at a point in the proceedings which gives the trial court the
opportunity to cure any alleged error." Crews v.
Dkasi Corp., 469 S.W.3d 194, 201 (Tex. App.-Dallas 2015,
pet. denied) (internal quotations and citation omitted);
see also Pouncy v. Garner, 626 S.W.2d 337, 340 (Tex.
App.-Tyler 1981, writ ref'd n.r.e.) (complaints about
jury selection are untimely if first raised in new trial
Mother asked the trial judge to interview the children during
the trial, the judge could have cured the error Mother now
raises without the effort and expense of a new trial. We
therefore conclude that error was not preserved because
Mother did not timely raise her complaint in the trial court.
Accordingly, we overrule Mother's first point of error.
Point of Error Two: Did the trial court abuse its discretion
by not appointing Mother as the children's sole managing
second point of error challenges the order continuing the
parents' joint managing conservatorship. We overrule her
second point of error because there was conflicting evidence
concerning this issue that precludes us from concluding that
the trial court's ruling was an abuse of discretion.
Applicable Law and Standard of Review
sought to be named the children's sole managing
conservator, which would have given her exclusive rights to
make most important decisions about the children.
See Fam. § 153.132 (stating rights and duties
of parent sole managing conservator); see also Mike
McCurley, Examining Old and New Strategies for Family Law
Practitioners in Texas, Strategies for Family Law in
Texas, 2011 WL 5073114, at *3 (2011 ed.) ("[A] sole
managing conservator basically makes all the decisions about
the children to the exclusion of the possessory conservator,
who only has visitation and other very limited
obtain that modification, Mother bore the burden of proving
(i) that the modification was in the children's best
interests and (ii) there had been a material and substantial
change in the circumstances of a child, a conservator, or
another person affected by the divorce decree. See
Fam. § 156.101(a)(1); In re S.N.Z., 421 S.W.3d
899, 909 (Tex. App.-Dallas 2014, pet. denied).
In determining a child's best interest, a court may
consider, among other things:
(A) the desires of the child; (B) the emotional and physical
needs of the child now and in the future; (C) the emotional
and physical danger to the child now and in the future; (D)
the parental abilities of the individuals seeking custody;
(E) the programs available to assist these individuals to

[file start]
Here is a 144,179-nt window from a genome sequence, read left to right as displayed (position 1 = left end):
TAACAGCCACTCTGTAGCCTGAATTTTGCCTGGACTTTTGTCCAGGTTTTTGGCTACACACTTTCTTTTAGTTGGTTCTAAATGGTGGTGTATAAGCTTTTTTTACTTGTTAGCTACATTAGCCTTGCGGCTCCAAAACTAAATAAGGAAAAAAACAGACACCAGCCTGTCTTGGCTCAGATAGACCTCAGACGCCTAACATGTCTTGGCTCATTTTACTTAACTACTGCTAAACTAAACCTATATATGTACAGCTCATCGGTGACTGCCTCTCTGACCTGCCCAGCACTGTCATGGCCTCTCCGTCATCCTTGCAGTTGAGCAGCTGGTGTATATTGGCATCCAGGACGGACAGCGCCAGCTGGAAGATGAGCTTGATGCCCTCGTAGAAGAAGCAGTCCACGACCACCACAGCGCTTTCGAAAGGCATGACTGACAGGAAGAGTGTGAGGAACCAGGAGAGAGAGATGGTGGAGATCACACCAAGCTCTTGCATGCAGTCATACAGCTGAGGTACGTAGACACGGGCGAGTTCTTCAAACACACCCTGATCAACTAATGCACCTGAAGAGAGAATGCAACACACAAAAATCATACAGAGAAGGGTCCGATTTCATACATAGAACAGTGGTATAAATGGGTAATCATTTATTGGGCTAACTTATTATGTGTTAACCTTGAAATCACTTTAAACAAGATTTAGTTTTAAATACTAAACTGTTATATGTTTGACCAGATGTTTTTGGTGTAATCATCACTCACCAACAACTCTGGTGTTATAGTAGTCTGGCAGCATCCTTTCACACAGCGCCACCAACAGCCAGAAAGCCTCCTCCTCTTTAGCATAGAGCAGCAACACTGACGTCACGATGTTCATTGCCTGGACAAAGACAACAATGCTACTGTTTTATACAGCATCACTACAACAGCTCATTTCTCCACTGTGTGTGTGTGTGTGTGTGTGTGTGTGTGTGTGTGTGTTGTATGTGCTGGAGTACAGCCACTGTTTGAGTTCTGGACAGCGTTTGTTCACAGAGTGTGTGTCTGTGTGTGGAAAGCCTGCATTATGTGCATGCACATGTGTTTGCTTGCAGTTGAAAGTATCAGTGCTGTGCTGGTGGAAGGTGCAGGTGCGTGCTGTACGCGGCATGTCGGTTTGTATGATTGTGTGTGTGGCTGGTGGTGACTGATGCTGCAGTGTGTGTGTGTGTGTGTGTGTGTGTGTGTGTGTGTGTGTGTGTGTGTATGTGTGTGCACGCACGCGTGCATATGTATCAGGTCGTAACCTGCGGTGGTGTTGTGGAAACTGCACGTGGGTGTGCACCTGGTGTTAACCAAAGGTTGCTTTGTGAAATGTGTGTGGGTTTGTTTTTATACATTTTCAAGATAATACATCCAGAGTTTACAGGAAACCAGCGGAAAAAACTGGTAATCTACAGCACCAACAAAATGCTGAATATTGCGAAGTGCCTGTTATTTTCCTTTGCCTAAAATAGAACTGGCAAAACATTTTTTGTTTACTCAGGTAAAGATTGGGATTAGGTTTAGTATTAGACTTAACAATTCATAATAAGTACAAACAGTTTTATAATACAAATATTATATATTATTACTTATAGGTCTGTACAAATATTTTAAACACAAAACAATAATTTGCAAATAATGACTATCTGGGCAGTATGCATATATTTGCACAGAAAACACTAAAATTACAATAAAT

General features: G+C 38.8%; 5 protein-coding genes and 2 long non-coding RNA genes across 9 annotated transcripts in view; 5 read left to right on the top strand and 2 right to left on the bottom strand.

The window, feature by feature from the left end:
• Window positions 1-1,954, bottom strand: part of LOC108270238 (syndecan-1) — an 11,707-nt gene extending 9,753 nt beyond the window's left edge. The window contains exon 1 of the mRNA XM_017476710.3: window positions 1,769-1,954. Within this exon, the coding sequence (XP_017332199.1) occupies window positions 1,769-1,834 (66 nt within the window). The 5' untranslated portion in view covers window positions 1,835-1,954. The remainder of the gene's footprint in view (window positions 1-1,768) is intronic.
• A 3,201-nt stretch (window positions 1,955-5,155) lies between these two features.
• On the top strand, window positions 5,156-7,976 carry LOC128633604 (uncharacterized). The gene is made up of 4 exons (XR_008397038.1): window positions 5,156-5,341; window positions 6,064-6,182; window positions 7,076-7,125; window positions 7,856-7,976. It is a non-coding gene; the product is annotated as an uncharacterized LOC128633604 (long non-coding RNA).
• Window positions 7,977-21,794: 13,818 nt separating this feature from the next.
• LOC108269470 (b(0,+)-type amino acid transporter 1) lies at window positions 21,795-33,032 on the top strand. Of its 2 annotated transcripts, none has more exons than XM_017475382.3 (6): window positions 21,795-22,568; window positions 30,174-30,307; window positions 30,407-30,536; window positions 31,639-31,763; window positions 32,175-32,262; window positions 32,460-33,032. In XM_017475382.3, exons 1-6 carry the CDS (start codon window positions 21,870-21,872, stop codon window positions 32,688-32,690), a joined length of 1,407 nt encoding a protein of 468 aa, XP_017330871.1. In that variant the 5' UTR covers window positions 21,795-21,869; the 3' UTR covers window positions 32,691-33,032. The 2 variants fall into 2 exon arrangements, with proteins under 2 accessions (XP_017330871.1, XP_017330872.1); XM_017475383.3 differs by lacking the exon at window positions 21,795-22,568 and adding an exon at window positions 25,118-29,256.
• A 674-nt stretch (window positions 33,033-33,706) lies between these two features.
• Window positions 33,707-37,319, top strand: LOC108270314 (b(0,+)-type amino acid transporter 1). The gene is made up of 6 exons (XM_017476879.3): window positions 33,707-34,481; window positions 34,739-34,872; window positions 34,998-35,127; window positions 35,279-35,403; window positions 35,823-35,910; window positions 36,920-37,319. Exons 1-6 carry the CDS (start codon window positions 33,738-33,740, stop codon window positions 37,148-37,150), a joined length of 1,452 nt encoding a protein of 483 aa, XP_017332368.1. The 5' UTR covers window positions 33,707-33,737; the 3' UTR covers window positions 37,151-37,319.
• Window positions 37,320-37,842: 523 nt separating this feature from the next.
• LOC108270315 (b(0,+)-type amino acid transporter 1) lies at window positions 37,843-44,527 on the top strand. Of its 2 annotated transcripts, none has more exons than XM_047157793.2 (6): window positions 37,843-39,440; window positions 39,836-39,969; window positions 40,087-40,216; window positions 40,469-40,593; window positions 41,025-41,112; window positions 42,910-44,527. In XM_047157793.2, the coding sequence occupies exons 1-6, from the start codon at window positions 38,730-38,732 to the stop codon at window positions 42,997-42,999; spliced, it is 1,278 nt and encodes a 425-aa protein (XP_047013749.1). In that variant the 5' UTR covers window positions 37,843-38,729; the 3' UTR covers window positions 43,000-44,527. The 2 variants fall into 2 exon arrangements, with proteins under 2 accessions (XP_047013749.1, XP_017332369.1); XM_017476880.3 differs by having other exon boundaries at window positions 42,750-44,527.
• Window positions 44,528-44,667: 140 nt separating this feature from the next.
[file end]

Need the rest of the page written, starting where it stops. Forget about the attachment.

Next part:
promote the best interest of the child; (F) the plans for the
child by these individuals or by the agency seeking custody;
(G) the stability of the home or proposed placement; (H) the
acts or omissions of the parent which may indicate that the
existing parent-child relationship is not a proper one; and
(I) any excuse for the acts or omissions of the parent.
Holley v. Adams, 544 S.W.2d 367, 371-72 (Tex. 1976)
(footnotes omitted). Although Holley was a
termination case, we have employed the Holley
factors in modification cases as well. See In re
S.N.Z., 421 S.W.3d at 910.
asks us to consider the best interest factors found in §
153.134(a), which addresses court-ordered joint
conservatorships. Modification proceedings, however, are
governed by Family Code Chapter 156, not Chapter 153.
Cf. In re V.L.K., 24 S.W.3d 338, 343 (Tex.
2000) ("Chapter 153 and Chapter 156 are distinct
statutory schemes that involve different issues."). But,
because the Holley factors are not exclusive, 544
S.W.2d at 371-72, the § 153.134(a) factors may also be
considered in a modification case. See Caldwell v.
Garfutt, No. 03-14-00019-CV, 2016 WL 105920, at *5 (Tex.
App.-Austin Jan. 7, 2016, pet. denied) (mem. op.) (citing
§ 153.134(a)(2) in a modification appeal). Mother
focuses on the factor stated in § 153.134(a)(2), which
is "the ability of the parents to give first priority to
the welfare of the child and reach shared decisions in the
child's best interest." Fam. § 153.134(a)(2).
review a modification decision for abuse of discretion.
See In re M.M.S., 256 S.W.3d 470, 476 (Tex.
App.-Dallas 2008, no pet.). We examine whether the judge had
sufficient information on which to exercise its discretion
and, if so, whether it acted reasonably in exercising its
discretion. Id. Legal and factual sufficiency are
not independent grounds of error under this review, but they
are relevant factors. Id. There is no abuse of
discretion as long as some substantive and probative evidence
supports the trial court's decision. Id.
trial court is in the best position to observe the witnesses
and their demeanor and, therefore, is given great latitude
when determining the best interests of the child."
In re S.N.Z., 421 S.W.3d at 909; see also In re
M.A.M., 346 S.W.3d 10, 14 (Tex. App.-Dallas 2011, pet.
denied) ("The trial court, as the fact finder in this
case, is the sole ...